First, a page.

Consider, contrarily, the possibility of selecting variables which an individual can manipulate. Here something other than a political unit could utilize the results of knowledge. Consider those statements of a problem which permit certain people in a society to manipulate others: the doctor-patient relation-enabling the physician to manipulate the patient in his own interests, presumably; labor-management relations-enabling management to manipulate the worker for the best interests of management. In selecting data for analysis, the scientist frequently unwittingly determines who can possibly use the results of his inquiry. This, in turn, carries implicit assumptions about how a rational world, using scientific knowledge, ought to be put together.

C. The publication of findings. The use of statistical parameters and hypothetical cases ("let's call him A") assist in providing anonymity for subjects of scientific studies. Sometimes the locale is so unique that its identity cannot be hidden: does its revelation not imply an ethical choice on the part of the scientist? Indeed it does: he must choose to be honoring a trust or to be seeking recognition for his work.

But more than that: the publication of social data changes the world one studies. The findings become a part of "culture"; they thereby change that which was initially studied. In addition, "a little bit of knowledge is a dangerous thing." Suppose that a simple way to induce hypnosis could be developed; ought this be made generally available? It would materially change the mating and dating patterns on most college campuses! It is likely to change the pattern of criminality.

Science, as an attempt to look at the world, involves one set of values. But publication and communication beyond scientific peers changes the world and hence involves ethical premises not germane to science. One can know how to open and slam a door without doing either.

We must not think that everyone has equal access to scientific knowledge. In a democracy, unless we wish to have a special class eventually dominate society, access to knowledge must be open to all. This is not only in terms of traditionally published findings; it applies also to the classroom situation. We must admit that, though many researching scientists are hired by universities and colleges, many of them are also engaged in teaching. Now the professor- student relation is a social enterprise. In this relation, the professor frequently modifies other relations which the student might have had.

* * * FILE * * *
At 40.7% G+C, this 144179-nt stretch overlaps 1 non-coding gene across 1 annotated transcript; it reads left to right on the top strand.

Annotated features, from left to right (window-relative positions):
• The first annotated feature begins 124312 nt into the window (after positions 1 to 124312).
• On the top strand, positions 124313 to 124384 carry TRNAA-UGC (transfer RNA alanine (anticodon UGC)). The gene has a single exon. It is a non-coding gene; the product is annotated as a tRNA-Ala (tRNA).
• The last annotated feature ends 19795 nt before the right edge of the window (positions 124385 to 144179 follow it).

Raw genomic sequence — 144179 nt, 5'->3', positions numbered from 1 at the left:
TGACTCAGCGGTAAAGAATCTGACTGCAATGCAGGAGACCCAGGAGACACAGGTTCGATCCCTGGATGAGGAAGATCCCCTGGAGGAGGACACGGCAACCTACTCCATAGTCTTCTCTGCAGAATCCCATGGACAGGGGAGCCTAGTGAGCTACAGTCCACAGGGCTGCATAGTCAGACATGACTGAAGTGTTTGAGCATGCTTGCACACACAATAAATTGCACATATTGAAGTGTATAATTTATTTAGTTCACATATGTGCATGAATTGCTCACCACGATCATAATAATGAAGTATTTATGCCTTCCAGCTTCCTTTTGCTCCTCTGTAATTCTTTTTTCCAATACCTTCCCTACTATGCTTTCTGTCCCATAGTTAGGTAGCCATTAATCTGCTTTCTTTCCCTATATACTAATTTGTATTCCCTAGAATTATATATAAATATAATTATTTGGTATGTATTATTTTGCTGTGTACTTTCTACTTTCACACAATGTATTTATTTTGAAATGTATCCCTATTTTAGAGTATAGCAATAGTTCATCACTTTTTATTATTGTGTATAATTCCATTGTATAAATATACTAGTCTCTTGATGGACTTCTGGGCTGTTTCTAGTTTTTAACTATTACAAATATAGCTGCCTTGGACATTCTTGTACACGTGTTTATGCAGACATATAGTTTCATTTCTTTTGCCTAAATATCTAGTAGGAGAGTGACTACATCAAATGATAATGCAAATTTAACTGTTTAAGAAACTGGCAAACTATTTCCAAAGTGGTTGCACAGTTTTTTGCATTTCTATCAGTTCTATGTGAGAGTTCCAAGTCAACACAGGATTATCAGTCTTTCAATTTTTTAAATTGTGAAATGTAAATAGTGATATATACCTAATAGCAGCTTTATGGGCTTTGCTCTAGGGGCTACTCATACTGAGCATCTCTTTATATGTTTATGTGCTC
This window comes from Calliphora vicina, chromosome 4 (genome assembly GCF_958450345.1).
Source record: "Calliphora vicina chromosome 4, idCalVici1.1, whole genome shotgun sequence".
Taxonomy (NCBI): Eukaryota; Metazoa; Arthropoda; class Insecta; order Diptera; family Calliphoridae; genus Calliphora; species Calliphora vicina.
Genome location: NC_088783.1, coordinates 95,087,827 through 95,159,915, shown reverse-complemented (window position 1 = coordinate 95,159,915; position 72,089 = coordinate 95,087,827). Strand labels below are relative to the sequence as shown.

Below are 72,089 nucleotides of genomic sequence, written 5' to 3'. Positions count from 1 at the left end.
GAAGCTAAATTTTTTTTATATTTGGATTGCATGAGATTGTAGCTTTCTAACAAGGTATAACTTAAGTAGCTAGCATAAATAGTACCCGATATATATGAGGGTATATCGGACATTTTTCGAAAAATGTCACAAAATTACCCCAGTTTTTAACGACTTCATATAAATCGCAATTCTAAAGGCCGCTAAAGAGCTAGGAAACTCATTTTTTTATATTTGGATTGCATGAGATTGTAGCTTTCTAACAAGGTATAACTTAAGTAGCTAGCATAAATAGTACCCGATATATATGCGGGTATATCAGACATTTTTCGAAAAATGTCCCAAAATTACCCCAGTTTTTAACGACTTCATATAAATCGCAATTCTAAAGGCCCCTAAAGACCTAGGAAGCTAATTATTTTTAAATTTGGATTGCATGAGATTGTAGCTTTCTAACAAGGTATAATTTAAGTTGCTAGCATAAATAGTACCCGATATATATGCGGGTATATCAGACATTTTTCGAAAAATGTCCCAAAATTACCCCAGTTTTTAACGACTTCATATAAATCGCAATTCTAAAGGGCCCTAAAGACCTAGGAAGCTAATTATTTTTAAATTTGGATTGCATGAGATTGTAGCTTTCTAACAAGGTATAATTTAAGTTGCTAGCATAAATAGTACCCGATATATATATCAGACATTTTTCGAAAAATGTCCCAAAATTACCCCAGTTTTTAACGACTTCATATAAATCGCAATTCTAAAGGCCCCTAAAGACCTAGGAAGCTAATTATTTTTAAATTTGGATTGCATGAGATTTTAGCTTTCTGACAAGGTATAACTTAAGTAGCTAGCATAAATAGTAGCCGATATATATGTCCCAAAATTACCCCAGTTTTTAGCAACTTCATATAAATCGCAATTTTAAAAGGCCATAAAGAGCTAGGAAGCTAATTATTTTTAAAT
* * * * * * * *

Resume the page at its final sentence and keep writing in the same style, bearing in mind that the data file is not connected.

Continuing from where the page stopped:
It so happens that common sense is frequently contrary to social science. The proof that common sense is faulty usually carries the implication that the source of common sense is also faulty. The incorrect notions gathered from one's parents, one's minister, one's friends, flow from two possible reasons. The source may have been in error, or he may have deliberately deceived the student. How frequently must one, in teaching a scientifically defensible position, imply that the student's parents are somehow inadequate?

In a course, for example, in inter-group relations, one cannot possibly discuss all that has been researched. One must choose. On what grounds? On grounds of theoretical relevance? Or because of certain pet values of the instructor?

The fact that we academicians tend to feel that knowledge is pretty good in its own right, and that students ought to have a more rationally defensible view of the world than that of common sense, does not change the character of the issue. It is stiff a value premise. The fact that the majority of us share a particular value does not mean that somehow the value has become a fact

This, I think, is the treachery in social science research. Like the adolescent, we may think that just because "everyone is doing it," it is the right thing to do and we are freed from moral responsibility. I like to think otherwise. I prefer to believe that the highest form of human behavior, creative science, is predicated on man's self-awareness as a moral creature with moral commitments and moral responsibilities.